The Arad Rock Festival will open in the southern city tonight, for the first time since 1995, when three teenagers were crushed to death in a stampede.

The event, sponsored by cell phone provider Cellcom, will host more than 30 concerts over three days, some free of charge and some costing NIS 35 to 50.

Acts confirmed for the festival include veteran rocker Shalom Hanoch, as well as Alma Zohar, Ninette, Aviv Geffen, Ivri Lider, Keren Peles, Arkadi Duchin, Asaf Avidan and others.

The festival is going ahead despite almost none of the conclusions from the investigation of the 1995 tragedy being implemented. Government decisions were not applied, and the Performances Licensing Act, written in the aftermath, was never submitted to the Knesset. The updated licensing regulations, written soon afterwards, are considered to be little more than guidelines, and the police refuse to enforce them.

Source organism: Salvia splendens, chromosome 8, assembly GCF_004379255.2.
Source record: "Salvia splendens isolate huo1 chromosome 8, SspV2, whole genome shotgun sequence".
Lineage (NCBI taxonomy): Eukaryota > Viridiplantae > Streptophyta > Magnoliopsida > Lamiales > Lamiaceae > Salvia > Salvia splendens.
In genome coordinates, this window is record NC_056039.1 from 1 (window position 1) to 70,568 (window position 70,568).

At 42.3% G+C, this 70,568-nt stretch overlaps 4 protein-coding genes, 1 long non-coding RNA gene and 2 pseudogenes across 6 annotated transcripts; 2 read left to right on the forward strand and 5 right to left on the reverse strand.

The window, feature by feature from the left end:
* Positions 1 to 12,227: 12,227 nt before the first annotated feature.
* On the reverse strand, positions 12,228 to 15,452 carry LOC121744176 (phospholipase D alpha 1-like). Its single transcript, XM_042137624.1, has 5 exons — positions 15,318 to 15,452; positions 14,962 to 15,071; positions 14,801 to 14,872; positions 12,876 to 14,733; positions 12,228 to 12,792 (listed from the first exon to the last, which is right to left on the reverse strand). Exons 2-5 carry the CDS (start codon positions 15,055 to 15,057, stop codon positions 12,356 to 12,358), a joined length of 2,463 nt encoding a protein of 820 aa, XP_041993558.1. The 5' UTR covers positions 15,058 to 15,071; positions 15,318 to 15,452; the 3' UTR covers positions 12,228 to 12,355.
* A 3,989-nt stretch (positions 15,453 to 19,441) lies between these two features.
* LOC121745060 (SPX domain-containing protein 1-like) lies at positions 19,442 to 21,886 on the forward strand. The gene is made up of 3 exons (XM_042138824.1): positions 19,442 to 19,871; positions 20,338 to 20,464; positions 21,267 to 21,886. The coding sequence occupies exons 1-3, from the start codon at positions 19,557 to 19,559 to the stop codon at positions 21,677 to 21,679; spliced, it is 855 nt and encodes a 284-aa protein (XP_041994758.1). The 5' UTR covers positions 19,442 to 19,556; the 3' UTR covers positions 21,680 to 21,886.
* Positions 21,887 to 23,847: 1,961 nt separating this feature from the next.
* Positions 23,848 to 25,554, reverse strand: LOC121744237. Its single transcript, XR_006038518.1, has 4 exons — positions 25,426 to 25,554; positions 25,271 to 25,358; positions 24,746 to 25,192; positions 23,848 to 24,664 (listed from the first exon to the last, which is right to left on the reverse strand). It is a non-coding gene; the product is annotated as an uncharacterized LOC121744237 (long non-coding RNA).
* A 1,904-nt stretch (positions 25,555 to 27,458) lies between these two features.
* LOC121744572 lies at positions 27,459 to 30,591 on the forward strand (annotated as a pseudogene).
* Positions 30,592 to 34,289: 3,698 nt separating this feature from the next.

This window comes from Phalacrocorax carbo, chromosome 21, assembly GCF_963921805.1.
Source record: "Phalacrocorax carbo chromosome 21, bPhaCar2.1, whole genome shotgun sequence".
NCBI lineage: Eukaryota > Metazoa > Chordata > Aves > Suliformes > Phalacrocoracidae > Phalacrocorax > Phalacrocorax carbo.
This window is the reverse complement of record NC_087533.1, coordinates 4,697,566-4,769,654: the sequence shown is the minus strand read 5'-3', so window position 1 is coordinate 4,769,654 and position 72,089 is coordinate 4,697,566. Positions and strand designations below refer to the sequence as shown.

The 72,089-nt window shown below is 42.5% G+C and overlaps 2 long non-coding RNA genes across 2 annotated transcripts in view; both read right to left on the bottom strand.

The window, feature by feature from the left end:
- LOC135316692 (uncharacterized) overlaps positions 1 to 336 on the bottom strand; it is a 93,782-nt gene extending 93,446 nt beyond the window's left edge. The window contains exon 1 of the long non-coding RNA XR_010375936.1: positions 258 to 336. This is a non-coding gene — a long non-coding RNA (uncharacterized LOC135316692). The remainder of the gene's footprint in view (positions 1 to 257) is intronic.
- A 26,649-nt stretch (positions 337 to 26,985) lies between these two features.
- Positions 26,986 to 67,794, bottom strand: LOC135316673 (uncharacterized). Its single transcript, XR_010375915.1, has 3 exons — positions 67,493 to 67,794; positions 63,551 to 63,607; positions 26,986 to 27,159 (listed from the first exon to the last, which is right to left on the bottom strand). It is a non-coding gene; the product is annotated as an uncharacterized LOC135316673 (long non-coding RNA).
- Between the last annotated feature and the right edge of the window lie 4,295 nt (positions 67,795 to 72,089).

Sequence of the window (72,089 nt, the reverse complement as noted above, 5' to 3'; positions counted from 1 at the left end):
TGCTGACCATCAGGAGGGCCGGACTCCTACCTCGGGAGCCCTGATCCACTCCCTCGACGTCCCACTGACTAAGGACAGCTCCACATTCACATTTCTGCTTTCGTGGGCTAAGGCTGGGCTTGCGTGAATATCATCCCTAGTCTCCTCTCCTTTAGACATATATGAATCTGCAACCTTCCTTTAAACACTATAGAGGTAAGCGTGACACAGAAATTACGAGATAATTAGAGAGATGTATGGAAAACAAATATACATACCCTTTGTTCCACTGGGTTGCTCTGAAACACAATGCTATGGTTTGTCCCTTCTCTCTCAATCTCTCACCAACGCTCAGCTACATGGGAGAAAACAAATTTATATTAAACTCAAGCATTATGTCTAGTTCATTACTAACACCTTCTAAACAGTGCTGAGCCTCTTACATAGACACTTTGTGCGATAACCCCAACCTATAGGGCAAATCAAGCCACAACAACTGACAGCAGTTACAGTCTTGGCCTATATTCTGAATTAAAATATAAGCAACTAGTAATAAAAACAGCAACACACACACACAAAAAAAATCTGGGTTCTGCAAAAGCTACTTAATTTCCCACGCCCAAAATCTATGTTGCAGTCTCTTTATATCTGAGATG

Meanwhile, the Israeli firefighters association has been on partial strike, and will not be on hand at the festival - expected to draw 30,000 people, mostly teenagers.

"By law, the producers have to adhere to conditions put forward by the police and firefighting services. This won't be happening, and it's outrageous," said Boaz Rakia, the organization's spokesperson. He said no other private or public organization can replace trained firefighting teams.

Four camping sites will be set up around the city, equipped with changing rooms, toilets, water taps and secured by police, private security, and Magen David Adom. Information and storage services will also be available, and the festival administration is suggesting people dress warmly.

Special buses will be leaving from Tel Aviv, Jerusalem, Haifa, and other cities for the event.